The following will be a series of posts based on the MA thesis of David Nixon. David is a good friend and has graciously allowed us to publish his work in order to educate us about this important topic.
Two Kingdoms Theological Distinctives
Having considered the history and background of the Two Kingdom Theology, this section will critically analyse its distinct theological insights. This will reveal the theological tools its provides for engaging missionally with culture.
Two Kingdoms and Covenants: Common and Redemptive
At the heart of the Two Kingdoms theology is its distinction between the Common and Redemptive Kingdoms, understood as the two ways that the sovereign God governs this present age. VanDrunen summarises his understanding of the reformed tradition:
In affirming the two kingdoms doctrine, they portrayed God as ruling all human institutions and activities, but as ruling them in two fundamentally different ways ... God rules the church (the Spiritual Kingdom) as redeemer in Jesus Christ and rules the state and all other social institutions (the Civil Kingdom) as creator and sustainer, and thus these two kingdoms have significantly different ends, functions, and modes of operation.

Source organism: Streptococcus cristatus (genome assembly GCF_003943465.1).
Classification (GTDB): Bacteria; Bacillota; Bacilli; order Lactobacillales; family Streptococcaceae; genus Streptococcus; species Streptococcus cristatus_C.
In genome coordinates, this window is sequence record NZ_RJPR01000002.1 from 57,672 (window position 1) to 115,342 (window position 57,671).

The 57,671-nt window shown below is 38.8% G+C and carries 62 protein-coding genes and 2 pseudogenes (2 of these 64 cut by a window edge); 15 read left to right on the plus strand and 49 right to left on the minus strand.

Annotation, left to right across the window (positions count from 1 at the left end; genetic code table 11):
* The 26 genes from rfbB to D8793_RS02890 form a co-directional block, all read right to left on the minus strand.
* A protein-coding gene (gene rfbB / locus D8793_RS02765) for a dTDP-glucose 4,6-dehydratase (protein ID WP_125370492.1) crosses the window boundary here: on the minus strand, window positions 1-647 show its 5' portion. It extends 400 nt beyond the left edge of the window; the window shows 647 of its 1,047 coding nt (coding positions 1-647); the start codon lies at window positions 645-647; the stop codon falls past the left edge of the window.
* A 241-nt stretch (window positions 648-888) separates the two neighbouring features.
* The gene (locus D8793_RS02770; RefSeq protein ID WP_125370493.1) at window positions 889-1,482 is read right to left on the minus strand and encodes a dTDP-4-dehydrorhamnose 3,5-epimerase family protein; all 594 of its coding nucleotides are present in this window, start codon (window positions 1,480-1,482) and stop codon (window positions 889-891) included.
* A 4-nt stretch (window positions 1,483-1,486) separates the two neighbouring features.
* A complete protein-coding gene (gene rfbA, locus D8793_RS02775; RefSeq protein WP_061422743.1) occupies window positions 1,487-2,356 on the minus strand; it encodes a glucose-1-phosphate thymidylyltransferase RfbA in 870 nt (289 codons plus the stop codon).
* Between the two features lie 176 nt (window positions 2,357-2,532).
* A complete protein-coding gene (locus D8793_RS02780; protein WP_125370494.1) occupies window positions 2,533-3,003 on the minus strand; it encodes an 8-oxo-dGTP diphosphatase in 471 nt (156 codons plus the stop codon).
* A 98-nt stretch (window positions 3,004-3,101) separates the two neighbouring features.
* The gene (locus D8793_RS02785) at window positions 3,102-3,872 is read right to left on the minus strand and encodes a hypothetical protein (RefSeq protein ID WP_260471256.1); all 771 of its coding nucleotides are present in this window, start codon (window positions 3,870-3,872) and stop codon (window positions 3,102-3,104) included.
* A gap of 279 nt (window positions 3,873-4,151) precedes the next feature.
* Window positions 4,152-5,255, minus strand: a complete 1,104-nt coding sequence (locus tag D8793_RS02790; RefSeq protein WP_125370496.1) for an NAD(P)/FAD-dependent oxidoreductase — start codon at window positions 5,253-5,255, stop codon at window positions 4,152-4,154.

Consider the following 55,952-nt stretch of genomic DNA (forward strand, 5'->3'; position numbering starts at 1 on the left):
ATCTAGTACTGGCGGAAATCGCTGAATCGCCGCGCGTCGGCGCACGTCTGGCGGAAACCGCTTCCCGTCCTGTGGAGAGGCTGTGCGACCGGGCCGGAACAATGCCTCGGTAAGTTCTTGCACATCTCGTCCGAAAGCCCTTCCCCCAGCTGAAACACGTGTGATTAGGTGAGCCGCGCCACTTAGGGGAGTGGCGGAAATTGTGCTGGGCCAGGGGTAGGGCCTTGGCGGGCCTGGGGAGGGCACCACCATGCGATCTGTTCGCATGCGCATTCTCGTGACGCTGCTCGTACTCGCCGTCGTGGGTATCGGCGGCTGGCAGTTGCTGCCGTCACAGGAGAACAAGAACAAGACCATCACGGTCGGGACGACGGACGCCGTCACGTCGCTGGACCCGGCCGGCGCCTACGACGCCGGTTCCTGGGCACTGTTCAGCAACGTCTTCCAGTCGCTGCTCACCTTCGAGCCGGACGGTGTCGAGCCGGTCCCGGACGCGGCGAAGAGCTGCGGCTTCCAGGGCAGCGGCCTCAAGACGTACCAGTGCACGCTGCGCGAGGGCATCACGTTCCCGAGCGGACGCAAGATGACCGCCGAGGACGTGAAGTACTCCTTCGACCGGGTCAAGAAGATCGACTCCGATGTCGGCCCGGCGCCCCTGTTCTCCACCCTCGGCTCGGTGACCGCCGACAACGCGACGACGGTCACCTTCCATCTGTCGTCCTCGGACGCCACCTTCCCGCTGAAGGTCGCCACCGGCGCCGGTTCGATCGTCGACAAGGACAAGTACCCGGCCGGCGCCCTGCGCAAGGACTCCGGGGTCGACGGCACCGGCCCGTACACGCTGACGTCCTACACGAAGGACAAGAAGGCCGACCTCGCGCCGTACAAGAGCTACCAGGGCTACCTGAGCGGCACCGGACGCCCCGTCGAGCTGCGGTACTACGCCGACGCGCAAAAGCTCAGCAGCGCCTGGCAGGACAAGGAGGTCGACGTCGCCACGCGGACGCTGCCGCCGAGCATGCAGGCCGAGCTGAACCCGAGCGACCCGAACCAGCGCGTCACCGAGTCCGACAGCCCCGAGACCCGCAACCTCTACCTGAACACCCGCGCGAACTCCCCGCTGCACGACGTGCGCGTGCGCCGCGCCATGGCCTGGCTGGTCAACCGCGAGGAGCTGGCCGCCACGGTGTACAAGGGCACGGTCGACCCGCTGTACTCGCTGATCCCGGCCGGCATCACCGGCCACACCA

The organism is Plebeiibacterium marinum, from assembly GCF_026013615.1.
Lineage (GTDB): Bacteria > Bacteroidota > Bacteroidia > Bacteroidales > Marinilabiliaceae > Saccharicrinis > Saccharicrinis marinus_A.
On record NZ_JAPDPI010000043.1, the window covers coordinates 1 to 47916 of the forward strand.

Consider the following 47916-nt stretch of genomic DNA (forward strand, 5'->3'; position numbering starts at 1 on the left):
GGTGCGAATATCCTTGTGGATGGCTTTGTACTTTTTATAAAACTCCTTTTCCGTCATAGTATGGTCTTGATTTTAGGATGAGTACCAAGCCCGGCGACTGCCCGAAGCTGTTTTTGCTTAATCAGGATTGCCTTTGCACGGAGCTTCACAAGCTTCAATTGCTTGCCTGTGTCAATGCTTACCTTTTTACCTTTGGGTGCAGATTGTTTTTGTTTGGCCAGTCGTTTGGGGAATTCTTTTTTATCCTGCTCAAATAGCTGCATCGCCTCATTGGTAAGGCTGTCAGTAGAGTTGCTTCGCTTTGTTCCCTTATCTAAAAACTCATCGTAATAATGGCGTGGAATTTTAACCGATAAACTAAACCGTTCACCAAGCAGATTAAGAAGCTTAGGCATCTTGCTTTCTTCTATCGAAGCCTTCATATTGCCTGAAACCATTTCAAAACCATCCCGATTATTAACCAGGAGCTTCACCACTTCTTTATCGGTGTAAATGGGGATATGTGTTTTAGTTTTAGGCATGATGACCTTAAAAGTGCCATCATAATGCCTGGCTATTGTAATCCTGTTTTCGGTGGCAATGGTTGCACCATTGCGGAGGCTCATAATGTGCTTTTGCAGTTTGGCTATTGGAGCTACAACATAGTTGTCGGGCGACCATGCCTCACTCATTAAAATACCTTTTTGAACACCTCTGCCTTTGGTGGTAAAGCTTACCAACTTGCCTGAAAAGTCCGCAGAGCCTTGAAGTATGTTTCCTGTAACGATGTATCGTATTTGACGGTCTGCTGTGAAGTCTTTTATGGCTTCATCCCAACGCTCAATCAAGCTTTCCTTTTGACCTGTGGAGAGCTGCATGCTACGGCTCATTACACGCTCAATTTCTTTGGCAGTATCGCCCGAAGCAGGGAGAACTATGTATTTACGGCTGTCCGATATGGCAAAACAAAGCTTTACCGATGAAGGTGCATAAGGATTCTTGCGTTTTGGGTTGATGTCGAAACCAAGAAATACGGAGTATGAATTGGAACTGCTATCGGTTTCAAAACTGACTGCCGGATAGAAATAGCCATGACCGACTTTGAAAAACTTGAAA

Helpfully, Strange observes that it is “a model of discontinuity and dichotomy ... God is sovereign ... and yet God exercises his rule in two different ways, in two different realms, with two different norms and with two different expectations for each realm”. The Common Kingdom is under magisterial authority, directing the external life in civil society by natural law and the sword; while the Redemptive Kingdom is under ministerial authority, directing the spiritual life by the Word and Sacraments. Uniquely, VanDrunen emphasises natural law’s role in the former: “The character of the civil kingdom as a common realm calls for a moral standard that is common to all human beings, and this is what natural law is”. Although he anticipates concerns by clarifying that it is a “divinely established rather than an autonomous moral standard”.